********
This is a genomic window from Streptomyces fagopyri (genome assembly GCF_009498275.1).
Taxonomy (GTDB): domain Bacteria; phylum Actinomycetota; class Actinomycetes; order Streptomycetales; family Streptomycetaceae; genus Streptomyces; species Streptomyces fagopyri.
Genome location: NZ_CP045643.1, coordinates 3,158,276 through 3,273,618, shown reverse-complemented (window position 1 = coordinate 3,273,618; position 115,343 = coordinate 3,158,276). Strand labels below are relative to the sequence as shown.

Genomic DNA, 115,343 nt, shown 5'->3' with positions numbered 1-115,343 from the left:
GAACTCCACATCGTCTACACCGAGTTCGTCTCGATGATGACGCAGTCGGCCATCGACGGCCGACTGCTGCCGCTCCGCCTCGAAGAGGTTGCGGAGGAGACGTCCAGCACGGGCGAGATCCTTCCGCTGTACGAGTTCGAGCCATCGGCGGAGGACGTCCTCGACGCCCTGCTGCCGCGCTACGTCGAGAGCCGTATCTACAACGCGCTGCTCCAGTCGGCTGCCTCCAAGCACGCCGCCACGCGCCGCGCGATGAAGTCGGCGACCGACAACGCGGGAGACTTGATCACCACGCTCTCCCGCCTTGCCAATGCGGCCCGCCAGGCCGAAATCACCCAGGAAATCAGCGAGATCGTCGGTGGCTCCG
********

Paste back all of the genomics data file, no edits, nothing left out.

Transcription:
This is a genomic window from Streptomyces fagopyri (genome assembly GCF_009498275.1).
Taxonomy (GTDB): domain Bacteria; phylum Actinomycetota; class Actinomycetes; order Streptomycetales; family Streptomycetaceae; genus Streptomyces; species Streptomyces fagopyri.
Genome location: NZ_CP045643.1, coordinates 3,158,276 through 3,273,618, shown reverse-complemented (window position 1 = coordinate 3,273,618; position 115,343 = coordinate 3,158,276). Strand labels below are relative to the sequence as shown.

Genomic DNA, 115,343 nt, shown 5'->3' with positions numbered 1-115,343 from the left:
GAACTCCACATCGTCTACACCGAGTTCGTCTCGATGATGACGCAGTCGGCCATCGACGGCCGACTGCTGCCGCTCCGCCTCGAAGAGGTTGCGGAGGAGACGTCCAGCACGGGCGAGATCCTTCCGCTGTACGAGTTCGAGCCATCGGCGGAGGACGTCCTCGACGCCCTGCTGCCGCGCTACGTCGAGAGCCGTATCTACAACGCGCTGCTCCAGTCGGCTGCCTCCAAGCACGCCGCCACGCGCCGCGCGATGAAGTCGGCGACCGACAACGCGGGAGACTTGATCACCACGCTCTCCCGCCTTGCCAATGCGGCCCGCCAGGCCGAAATCACCCAGGAAATCAGCGAGATCGTCGGTGGCTCCG